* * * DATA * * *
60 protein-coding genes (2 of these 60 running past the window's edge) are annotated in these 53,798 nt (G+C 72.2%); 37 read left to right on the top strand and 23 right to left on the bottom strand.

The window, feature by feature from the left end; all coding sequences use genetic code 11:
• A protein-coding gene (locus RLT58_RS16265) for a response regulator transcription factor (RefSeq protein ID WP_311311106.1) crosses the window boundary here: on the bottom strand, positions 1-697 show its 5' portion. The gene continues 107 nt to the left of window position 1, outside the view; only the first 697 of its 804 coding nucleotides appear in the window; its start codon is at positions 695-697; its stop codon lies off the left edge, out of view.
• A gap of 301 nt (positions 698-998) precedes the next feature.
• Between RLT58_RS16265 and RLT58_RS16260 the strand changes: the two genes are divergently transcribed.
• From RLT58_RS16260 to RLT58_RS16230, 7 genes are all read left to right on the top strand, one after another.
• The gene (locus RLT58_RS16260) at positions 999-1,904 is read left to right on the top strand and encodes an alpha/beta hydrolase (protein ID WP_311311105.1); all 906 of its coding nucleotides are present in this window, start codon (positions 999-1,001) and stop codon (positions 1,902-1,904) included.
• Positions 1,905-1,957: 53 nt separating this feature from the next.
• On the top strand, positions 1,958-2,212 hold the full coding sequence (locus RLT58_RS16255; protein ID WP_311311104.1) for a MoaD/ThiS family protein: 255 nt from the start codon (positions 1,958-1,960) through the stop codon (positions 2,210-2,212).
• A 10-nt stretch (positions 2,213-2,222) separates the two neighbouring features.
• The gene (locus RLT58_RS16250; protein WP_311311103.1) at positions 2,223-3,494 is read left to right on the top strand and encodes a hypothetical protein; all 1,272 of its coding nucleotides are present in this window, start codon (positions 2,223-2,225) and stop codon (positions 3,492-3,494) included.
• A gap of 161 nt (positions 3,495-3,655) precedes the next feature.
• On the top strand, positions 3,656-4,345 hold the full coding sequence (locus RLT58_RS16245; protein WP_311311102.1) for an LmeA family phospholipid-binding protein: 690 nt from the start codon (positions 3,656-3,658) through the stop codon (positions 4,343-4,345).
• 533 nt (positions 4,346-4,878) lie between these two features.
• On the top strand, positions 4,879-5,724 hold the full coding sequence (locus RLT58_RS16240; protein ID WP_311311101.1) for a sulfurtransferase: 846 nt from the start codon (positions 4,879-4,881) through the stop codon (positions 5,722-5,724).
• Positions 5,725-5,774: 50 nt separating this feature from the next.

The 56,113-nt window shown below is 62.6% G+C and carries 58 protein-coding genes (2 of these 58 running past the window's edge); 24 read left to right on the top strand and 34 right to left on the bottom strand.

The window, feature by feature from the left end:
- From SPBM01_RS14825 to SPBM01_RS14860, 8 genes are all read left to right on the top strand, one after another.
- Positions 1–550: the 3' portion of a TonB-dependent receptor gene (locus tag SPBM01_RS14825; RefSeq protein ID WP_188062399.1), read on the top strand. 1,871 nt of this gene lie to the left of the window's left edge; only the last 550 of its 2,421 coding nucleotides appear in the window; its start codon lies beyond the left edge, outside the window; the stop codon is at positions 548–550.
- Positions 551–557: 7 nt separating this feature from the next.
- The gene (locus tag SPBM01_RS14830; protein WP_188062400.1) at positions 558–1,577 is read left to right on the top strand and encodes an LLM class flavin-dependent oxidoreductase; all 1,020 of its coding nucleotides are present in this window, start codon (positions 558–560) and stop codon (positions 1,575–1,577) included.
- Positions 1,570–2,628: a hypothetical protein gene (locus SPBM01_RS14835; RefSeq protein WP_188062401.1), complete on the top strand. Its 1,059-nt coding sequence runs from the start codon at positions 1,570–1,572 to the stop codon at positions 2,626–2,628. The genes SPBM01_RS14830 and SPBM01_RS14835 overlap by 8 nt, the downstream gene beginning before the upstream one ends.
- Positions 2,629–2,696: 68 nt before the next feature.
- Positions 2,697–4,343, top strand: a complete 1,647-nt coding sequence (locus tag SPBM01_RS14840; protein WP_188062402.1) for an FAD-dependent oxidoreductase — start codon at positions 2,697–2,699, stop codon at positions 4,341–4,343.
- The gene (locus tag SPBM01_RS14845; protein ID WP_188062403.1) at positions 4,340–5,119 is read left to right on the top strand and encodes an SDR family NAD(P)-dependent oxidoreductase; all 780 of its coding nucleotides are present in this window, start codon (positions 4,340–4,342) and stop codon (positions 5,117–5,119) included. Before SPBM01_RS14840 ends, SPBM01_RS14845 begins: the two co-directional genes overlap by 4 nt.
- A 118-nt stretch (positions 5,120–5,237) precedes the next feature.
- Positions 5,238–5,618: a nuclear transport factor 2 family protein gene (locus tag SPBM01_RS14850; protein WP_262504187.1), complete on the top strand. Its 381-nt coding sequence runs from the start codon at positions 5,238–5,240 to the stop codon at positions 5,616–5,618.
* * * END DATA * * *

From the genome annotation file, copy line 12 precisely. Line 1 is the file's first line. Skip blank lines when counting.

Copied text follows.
• A gap of 161 nt (positions 3,495-3,655) precedes the next feature.